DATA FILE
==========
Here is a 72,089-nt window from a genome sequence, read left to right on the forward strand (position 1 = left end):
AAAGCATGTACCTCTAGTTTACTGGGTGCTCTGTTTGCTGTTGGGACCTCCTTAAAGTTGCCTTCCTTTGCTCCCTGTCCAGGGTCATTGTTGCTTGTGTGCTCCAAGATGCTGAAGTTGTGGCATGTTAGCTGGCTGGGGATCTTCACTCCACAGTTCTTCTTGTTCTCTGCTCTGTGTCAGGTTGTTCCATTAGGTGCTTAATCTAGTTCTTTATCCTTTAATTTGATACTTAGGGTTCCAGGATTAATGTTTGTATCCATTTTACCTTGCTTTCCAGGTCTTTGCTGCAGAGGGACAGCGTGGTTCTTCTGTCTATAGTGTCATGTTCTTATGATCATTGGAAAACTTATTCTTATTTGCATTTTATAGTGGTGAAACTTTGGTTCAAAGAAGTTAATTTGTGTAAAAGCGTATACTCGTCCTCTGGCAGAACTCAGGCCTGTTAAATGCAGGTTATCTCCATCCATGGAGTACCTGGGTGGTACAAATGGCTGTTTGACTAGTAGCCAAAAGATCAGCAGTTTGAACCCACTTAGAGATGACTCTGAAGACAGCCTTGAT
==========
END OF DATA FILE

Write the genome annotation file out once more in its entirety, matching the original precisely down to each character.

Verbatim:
Here is a 72,089-nt window from a genome sequence, read left to right on the forward strand (position 1 = left end):
AAAGCATGTACCTCTAGTTTACTGGGTGCTCTGTTTGCTGTTGGGACCTCCTTAAAGTTGCCTTCCTTTGCTCCCTGTCCAGGGTCATTGTTGCTTGTGTGCTCCAAGATGCTGAAGTTGTGGCATGTTAGCTGGCTGGGGATCTTCACTCCACAGTTCTTCTTGTTCTCTGCTCTGTGTCAGGTTGTTCCATTAGGTGCTTAATCTAGTTCTTTATCCTTTAATTTGATACTTAGGGTTCCAGGATTAATGTTTGTATCCATTTTACCTTGCTTTCCAGGTCTTTGCTGCAGAGGGACAGCGTGGTTCTTCTGTCTATAGTGTCATGTTCTTATGATCATTGGAAAACTTATTCTTATTTGCATTTTATAGTGGTGAAACTTTGGTTCAAAGAAGTTAATTTGTGTAAAAGCGTATACTCGTCCTCTGGCAGAACTCAGGCCTGTTAAATGCAGGTTATCTCCATCCATGGAGTACCTGGGTGGTACAAATGGCTGTTTGACTAGTAGCCAAAAGATCAGCAGTTTGAACCCACTTAGAGATGACTCTGAAGACAGCCTTGAT